A scary reminder of how easily totalitarian ideas and ideals crop up in societies and take fierce hold.
Film Review by Frederic and Mary Ann Brussat
Source: Spirituality & Practice
Winston Smith lives on Airstrip One, a part of Oceania. He resides in a shabby one-room apartment where his movements are monitored by a two-way telescreen. Winston works for the Ministry of Truth, where he rewrites history according to the party line.
Big Brother dominates the lives of Oceania citizens through psychological manipulation via the media. The totalitarian state seems to be in a constant state of war with either Eurasia or Eastasia. Hate rallies are designed to encourage allegiance to Big Brother; dissenters are publicly executed; and natural sexual behavior is forbidden.
Winston defies the authorities when he begins keeping a diary of his feelings. He goes a step further by beginning a love affair with Julia, another rebellious individual. O’Brien, a member of the privileged Inner Party, befriends Winston but later betrays him. The maverick is taken by the Thought Police to the Ministry of Love. Then in the notorious Room 101, O’Brien proceeds to torture and brainwash Winston. His ultimate goal is to replace the man’s love for Julia with love for Big Brother.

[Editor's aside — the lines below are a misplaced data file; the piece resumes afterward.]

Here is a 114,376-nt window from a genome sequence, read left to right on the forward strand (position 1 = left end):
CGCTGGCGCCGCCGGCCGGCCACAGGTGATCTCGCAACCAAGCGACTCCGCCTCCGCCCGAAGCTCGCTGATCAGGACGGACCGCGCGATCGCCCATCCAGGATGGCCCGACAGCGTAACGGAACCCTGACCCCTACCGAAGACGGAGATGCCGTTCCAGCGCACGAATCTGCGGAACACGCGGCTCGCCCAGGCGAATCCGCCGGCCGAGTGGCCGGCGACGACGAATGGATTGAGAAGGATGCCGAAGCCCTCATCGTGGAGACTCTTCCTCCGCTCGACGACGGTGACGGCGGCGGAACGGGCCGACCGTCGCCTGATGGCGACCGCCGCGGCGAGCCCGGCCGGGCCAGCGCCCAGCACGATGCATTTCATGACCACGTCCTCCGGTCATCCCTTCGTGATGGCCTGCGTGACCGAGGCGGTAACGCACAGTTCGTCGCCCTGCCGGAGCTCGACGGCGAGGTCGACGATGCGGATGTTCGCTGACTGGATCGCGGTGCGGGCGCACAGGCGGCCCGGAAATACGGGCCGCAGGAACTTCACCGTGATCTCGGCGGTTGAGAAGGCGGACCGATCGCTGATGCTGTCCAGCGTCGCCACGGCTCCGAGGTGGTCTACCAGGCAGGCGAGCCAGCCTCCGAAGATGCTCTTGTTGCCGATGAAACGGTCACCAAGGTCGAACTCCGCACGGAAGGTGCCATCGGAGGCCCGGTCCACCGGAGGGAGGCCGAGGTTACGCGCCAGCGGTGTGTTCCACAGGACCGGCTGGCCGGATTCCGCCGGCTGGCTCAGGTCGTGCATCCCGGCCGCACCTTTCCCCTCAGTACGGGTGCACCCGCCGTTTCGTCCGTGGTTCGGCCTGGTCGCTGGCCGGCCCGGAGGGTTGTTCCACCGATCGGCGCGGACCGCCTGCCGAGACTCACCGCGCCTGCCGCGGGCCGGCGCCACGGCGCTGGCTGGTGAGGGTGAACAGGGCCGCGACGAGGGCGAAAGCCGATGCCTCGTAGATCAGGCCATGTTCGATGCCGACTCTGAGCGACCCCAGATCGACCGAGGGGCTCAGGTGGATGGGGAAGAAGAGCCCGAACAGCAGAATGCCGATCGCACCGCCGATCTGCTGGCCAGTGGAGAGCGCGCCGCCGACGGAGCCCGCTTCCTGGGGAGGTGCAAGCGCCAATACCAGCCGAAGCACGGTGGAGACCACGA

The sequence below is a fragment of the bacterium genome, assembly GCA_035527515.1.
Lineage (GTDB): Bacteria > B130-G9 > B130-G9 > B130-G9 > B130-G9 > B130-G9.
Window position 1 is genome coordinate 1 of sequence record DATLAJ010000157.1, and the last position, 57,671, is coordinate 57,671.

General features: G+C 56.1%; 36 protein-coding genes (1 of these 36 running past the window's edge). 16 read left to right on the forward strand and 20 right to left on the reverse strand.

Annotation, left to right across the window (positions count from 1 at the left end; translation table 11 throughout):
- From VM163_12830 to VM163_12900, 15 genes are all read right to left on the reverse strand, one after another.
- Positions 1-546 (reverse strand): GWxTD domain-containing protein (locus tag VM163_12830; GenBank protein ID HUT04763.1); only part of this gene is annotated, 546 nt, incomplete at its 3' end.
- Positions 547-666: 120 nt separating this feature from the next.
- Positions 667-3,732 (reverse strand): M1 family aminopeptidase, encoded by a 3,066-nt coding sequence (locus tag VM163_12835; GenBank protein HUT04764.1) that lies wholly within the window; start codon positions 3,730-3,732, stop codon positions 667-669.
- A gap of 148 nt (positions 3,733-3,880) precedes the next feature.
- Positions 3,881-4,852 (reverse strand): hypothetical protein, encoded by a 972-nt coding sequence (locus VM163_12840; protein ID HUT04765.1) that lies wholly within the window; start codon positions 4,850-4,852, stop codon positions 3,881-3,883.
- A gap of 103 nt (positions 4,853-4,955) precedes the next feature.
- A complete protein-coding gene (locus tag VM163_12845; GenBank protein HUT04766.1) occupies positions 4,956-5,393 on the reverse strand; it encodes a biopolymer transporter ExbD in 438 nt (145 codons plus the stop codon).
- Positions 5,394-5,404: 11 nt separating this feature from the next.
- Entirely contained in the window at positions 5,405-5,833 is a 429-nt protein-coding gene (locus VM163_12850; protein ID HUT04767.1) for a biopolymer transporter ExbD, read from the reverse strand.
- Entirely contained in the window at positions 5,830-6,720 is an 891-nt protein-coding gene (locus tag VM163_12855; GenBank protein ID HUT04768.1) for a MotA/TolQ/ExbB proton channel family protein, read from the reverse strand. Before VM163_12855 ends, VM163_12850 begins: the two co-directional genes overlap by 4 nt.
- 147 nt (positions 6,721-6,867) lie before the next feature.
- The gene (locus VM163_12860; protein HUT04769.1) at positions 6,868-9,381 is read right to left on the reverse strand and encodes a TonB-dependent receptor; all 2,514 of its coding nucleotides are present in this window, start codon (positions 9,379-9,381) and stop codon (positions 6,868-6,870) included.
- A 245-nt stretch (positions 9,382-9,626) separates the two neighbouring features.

This screen version of 1984 is unrelentingly grim and ominous. Airstrip One seems more like a dank and dreary prison than a city. John Hurt is just right as Winston Smith, a stubborn individualist who refuses to reduce his life to a series of reductive slogans. Despite the haggard look, this British actor vividly conveys his character’s inner fire. Suzanna Hamilton plays Julia as flinty outsider who savors sex and sees it as a sacrament. In his final screen performance, Richard Burton plays O’Brien with convincing clout; he is an efficient bureaucrat whose cool demeanor masks an ugly love of raw power.
Although screenplay writer and director Michael Radford (Another Time, Another Place) gives the drama’s ending a twist that goes against the grain of George Orwell’s 1984, this intense film version of the book succeeds very well in depicting the totalitarian tendencies which tend to crop up in societies all over the world. The human spirit is violated when war is made into a vehicle for peace, when truth is twisted into disinformation and language is turned upside down; when loyalty to the state is built upon paranoia and neighbor begins betraying neighbor; and when surveillance takes away personal privacy and makes all dissent a crime. While many refuse to acknowledge the present reality of this Orwellian nightmare, others know that creeping totalitarianism thrives best when it moves quietly in the shadows.
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